In Switzerland, assisted suicide has been legal since 1942 and the method used to carry it out is the consumption of a lethal drug. However, the European country could soon implement a coffin-like capsule, created by doctor Philip Nitschkea controversial advocate of euthanasia who was dubbed as the “Dr Death” and “the Elon Musk of assisted suicide”.
In dialogue with the British media The Daily Mailthe doctor explained that in Switzerland “are ready” to use the new method for the first time and that they are talking to “a number of people who want to be the first to use it.”
“I’ve been in Switzerland for the last week talking to our lawyers just to make sure no further Swiss requirements are needed before use,” the Australian doctor explained.
“A gesture”: the Belgian who slit her children’s throats died by euthanasia on the anniversary of the crime
The capsules made in 3D, called “Sarco” as an abbreviation of “sarcophagus” (in Spanish: sarcophagus), are portable devices that work by reducing internal oxygen levels and that users can operate from within.
They were developed by Exit International, a non-profit company headed by Nitschke, and cost between $4,000 and $8,000 to create. They are currently in the final stages of preparation for use in Switzerland.
Regarding its operation, the specialist specified: “The person will get on the machine, they will be asked three questions and they will answer verbally: ‘Who are you?‘, ‘Where is?‘ and ‘Do you know what happens if you press the button?‘. And if they answer those questions verbally, the software turns on the power so they can push the button. And if they press the button they will die very quickly“.
“When you go up to Sarco, the oxygen level is 21%, but after the button is pressed, it takes 30 seconds for the oxygen to drop to less than 1%“, he added.
To use this method of assisted suicide, the individual must be a member of Exit International, whose registration costs one hundred dollars. Added to this, the individual must demonstrate that he has the mental capacity to try to end his life, something required by Swiss law. “We’ll use the traditional method of getting a Swiss psychiatrist to basically talk to the person and assess their mental capacity, and we’ll do that before the person can use the device,” Nitschke explained.
According to the doctor, the current method in Switzerland, which consists of ingesting a drug, has its flaws, for which he presents his invention as an alternative. “To swallow a pill you have to be able to swallow it (some people can’t) and avoid any possibility of vomiting or not have any intestinal conditions that interfere with absorption,” he said.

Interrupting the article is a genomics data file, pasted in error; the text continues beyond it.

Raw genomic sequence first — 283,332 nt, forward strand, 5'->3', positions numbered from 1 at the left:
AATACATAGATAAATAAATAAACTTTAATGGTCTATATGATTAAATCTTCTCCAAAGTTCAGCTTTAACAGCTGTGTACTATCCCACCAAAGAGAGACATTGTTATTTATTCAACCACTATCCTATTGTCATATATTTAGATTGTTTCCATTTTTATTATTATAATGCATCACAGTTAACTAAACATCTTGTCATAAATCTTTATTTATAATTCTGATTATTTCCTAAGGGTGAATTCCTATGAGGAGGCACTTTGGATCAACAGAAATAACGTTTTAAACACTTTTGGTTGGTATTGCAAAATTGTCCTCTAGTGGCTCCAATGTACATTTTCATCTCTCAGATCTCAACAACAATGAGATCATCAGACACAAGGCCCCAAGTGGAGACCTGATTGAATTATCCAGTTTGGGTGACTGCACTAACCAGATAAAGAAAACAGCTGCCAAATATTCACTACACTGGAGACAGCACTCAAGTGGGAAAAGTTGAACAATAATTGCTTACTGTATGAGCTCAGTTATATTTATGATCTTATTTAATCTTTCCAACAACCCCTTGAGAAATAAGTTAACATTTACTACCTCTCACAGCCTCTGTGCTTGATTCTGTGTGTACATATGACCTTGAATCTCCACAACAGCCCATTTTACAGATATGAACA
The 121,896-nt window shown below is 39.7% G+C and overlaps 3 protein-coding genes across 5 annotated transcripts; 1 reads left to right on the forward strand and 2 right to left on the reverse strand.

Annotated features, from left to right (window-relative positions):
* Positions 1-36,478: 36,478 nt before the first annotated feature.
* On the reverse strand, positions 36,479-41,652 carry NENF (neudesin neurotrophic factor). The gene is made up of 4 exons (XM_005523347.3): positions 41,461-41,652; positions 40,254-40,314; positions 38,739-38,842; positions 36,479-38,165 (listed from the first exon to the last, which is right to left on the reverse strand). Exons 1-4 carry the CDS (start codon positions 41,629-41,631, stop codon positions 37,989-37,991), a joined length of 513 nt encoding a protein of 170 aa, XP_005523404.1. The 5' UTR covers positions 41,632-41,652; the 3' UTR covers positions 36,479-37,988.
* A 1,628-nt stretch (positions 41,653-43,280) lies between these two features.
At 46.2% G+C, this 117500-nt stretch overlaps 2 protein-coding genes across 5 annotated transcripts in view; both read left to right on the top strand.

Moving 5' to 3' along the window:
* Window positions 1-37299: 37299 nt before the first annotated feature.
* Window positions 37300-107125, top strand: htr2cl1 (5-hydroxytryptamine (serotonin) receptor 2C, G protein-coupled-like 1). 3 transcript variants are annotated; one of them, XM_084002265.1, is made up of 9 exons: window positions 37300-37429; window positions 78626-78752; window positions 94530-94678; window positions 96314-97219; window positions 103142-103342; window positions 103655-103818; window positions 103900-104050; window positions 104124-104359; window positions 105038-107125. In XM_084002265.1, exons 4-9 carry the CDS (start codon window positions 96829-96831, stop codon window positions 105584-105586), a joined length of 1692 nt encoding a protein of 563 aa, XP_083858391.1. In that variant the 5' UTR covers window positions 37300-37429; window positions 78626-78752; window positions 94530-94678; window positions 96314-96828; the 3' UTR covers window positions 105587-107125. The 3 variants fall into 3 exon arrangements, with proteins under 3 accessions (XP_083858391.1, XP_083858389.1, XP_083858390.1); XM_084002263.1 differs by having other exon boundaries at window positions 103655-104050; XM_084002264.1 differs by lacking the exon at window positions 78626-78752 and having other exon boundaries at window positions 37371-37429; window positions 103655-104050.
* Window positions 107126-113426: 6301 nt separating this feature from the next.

Added to this, Nitschke considered that his device will offer people “the option of a peaceful death, whether they are sick or not”. “We understand that life is a precious gift, but what kind of a gift is it if you can’t give it away? The precious gift of life should be something you have the ability to dispose of when you feel the time is right,” he said. .
The controversies regarding the Sacro capsules
While Nitschke said his invention will give people the chance to end their lives in a “peaceful” way, pro-life groups warned that the capsules “make suicide pretty.” In this sense, James Mildred, director of participation of the international humanitarian agency CARE, affirmed that “Philip Nitschke’s device has been condemned by a wide range of commentators”.
He added: “Many people feel that trivializes, and even embellishes, suicide. We believe that suicide is a tragedy that good societies try to prevent in any circumstance. There are ethical ways to help human beings that do not involve the destruction of life.”
Mass sterilization and euthanasia in people with disabilities: the prelude to Nazism
In line with his statements, Dr. Gordon Macdonald, executive director of the Care Not Killing alliance, considered that this is a “new low point” in this type of method. “The development of personal gas chambers marks a new low point in the debate about whether or not to kill people through assisted suicide and euthanasia,” she said.
“What is equally laughable is the claim that it will give people a quick and painless death, as this was exactly what was said about the use of lethal drugs in the handful of places that have introduced assisted suicide or euthanasia,” he concluded.
Nitschke’s other project: assisted suicide implants for people with dementia
In addition to Sarco, Nitschke revealed that he was working on a concept for implants that end the life of people with dementia, although there is still no prototype. According to the man, someone going through the early stages of Alzheimer’s disease could, in theory, choose to have the implant if he wanted to end his life before the condition became too severe.
In that sense, users would have to press a button on the implant regularly, perhaps once a day, Nitschke suggested, to prevent a lethal dose of poison from being administered. If the disease progressed to a point where the person did not have the ability to press the button, then the device would end the person’s life.
Alzheimer: How is the vaccine that seeks to delay the disease?
“When we manage to make this device, I’ll have to try it myself“, Nitschke told the Daily Mailat the same time that he considered that there would probably have to be some kind of beep to warn the person that it was about to activate.
The specific chemical the device would use to deliver death has not yet been defined, as his team is “having a lot of trouble trying to figure out what we can use.” An alternative option to administering poison would be to place an electrical device similar to a cardiac pacemaker.